Fats Waller, a 'master of jazz'


Thomas Wright Waller - better known to the world as Fats Waller - was called the "black Horowitz" by concert pianist Oscar Levant.

Others called him the "Clown Prince of Jazz."

The animated performer who was a master of the stride piano, which he drove with a powerful left hand, peppered his recordings and performances with outrageous and irreverent asides.

A critic once observed, "He's as much fun to watch as listen to. He paws the piano lovingly, wags his head, grunts out lyrics in a completely untuneful voice, and keeps up a running fire of gags and comments."

Waller, who favored spectator shoes, dark suits and a cocked derby while sitting at the piano, was an impressive sight.

He stood nearly 6 feet tall, weighed, at times, between 285 and 310 pounds, and was seldom without a cigarette drooping from a corner of his mouth.

In his all too brief but extremely prolific career, Waller recorded nearly 500 records and piano rolls and composed some 400 copyrighted songs.

Nearly 60 years after his death, people are still enjoying such Waller compositions as "Ain't Misbehavin'," "Honeysuckle Rose," "Blue Turning Gray Over You," "I've Got A Feeling I'm Falling," "I'm Crazy 'Bout My Baby" and "The Joint Is Jumpin'."

His mega-hits include "I'm Gonna Sit Right Down And Write Myself A Letter," "When Somebody Thinks You're Wonderful," "My Very Good Friend The Milkman" and "Your Feet's Too Big."

In 1965, when RCA-Victor re-released Waller recordings from the late 1920s and early 1930s, a Sun critic wrote, "Eons may pass before jazz is graced again with a genius as consistently joyous as Thomas (Fats) Waller. ... He scats, sings, cracks jokes and talks to members of his band as only Fats Waller could. He also plays some of the most brilliant solos and sparks some of the most tasteful, driving hot ensembles on record - e.g. Mandy and Serenade for a Wealthy Widow."

Waller was facile and quick when writing; it was said that he composed most of "Honeysuckle Rose" while on the telephone. He could improvise on the piano or organ 25 original consecutive choruses, all technically perfect.

"He could also drink a glass of 'iced tea' [bourbon] after each chorus and never miss a note," observed The Sun.

Waller was born in New York in 1904 into a musical family. His father, the Rev. Edward Martin, was pastor of Abyssinian Baptist Church, and his mother, Adeline Lockett Waller, was a singer who also played organ and piano. His grandfather, Adolph Waller, was a well-known violinist in the South.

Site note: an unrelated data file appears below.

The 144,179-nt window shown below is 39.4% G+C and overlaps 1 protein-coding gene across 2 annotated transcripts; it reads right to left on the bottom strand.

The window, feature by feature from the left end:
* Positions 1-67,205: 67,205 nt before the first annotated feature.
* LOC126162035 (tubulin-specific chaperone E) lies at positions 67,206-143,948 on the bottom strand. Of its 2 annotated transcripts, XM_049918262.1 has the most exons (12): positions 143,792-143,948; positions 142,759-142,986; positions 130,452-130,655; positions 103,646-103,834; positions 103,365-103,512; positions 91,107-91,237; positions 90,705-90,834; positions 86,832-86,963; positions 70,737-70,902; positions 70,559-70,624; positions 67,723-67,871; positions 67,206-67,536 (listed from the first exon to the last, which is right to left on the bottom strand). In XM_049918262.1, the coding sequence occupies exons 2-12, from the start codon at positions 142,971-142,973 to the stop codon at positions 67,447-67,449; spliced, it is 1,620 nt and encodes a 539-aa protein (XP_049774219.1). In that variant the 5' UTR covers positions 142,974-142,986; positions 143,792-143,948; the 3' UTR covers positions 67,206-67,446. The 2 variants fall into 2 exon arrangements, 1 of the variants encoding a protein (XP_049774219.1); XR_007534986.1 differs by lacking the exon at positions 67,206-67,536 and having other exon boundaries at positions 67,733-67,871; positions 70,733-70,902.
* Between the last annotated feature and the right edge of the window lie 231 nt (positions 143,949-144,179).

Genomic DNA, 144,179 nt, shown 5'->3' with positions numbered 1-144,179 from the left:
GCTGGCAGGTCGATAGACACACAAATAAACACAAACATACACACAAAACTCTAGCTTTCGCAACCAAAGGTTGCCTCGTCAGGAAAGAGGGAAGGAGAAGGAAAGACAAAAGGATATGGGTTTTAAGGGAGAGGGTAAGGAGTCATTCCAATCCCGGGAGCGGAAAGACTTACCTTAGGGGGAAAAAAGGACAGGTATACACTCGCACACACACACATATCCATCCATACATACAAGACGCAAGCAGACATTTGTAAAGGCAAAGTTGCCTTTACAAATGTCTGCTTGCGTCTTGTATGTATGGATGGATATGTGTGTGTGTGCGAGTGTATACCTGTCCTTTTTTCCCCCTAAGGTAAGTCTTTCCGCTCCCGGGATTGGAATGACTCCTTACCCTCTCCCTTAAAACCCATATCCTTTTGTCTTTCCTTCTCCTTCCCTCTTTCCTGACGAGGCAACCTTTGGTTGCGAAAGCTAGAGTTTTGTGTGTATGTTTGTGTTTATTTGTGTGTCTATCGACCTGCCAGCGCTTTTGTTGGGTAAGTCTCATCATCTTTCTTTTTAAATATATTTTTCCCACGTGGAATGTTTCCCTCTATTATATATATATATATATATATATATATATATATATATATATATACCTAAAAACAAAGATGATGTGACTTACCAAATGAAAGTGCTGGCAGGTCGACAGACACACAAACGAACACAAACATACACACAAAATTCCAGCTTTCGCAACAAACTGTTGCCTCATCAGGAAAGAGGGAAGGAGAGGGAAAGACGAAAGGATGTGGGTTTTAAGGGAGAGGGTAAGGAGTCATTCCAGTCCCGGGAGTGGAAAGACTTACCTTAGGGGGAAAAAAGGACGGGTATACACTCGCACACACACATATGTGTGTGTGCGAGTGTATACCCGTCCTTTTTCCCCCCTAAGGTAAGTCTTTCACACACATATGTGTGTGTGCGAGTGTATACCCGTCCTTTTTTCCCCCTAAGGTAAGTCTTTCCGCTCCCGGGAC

Something of a child prodigy, Waller, by the age of 10, was playing the organ in his father's church, and at 15, was organist at the Lincoln Theater in Harlem.

In 1918, Waller began studying with James P. Johnson, considered the dean of Harlem piano players, and quickly developed his own rambunctious, low-down boogie-woogie style of piano-playing. He also studied composition at Juilliard with Carl Bohm and Leopold Godowski.

Waller made his first record for Okeh in 1922 as a soloist performing "Muscle Shoals Blues" and "Birmingham Blues."

During the Jazz Age, Waller was a popular figure. He was continually in demand to play at Harlem parlor socials, better known as rent parties, where guests paid a quarter to help a poor unfortunate meet that month's rent. He played in cabarets, nightclubs such as the famous Connie's Inn in Harlem, and toured in vaudeville with Bessie Smith.

In 1928, he and Johnson composed the all-black Broadway musical Keep Shufflin' ; other collaborations included Load of Coal and Hot Chocolates.

When Hot Chocolates opened at Baltimore's Maryland Theater in 1936, Waller was in the orchestra pit playing the piano.

A critic for The Evening Sun described him as having "huge hands and light, lightning fast fingers." Down in the pit, the critic wrote, "nobody notices him at all. But he happens to be the one really indispensable person in this party.

"The big fellow is Thomas Waller, the Negro master of jazz. If you met him on the street you might easily take him for somebody's butler, or a genial head waiter, or a colored banker, or some well-heeled Harlem resident. But once he sits down before a piano the artistry of those brown fingers comes syncopating forth like Congo magic," the critic wrote.

Waller went on to conduct two wildly successful tours of Europe in 1938 and 1939, and it was only the outbreak of war that ended the latter tour. He regularly appeared on radio and in films.

His last Broadway effort was Early To Bed in 1943, which he wrote with George Marion Jr. That same year, he appeared with William "Bojangles" Robinson and Lena Horne in Stormy Weather.

It was while returning East aboard the Santa Fe's Super Chief after completing an engagement at the Zanzibar Club in Los Angeles that Waller died of pneumonia on Dec. 15, 1943. He passed away in his Pullman berth just as the train was pulling into Kansas City's Union Station.

At his funeral at the Abyssinian Baptist Church, the Rev. Adam Clayton Powell told the packed church of 4,200 that "Fats Waller always played to a packed house." "America does strange things to its great artists," wrote John Hammond, music critic and jazz record producer, in the program notes for Waller's 1942 Carnegie Hall recital.

"In any other place in the world, Thomas Waller might have developed into a famous concert performer, for when he was eleven he was a gifted organist, pianist and composer. But Waller was not white, and the American concert field makes a racial exception only for a few singers."

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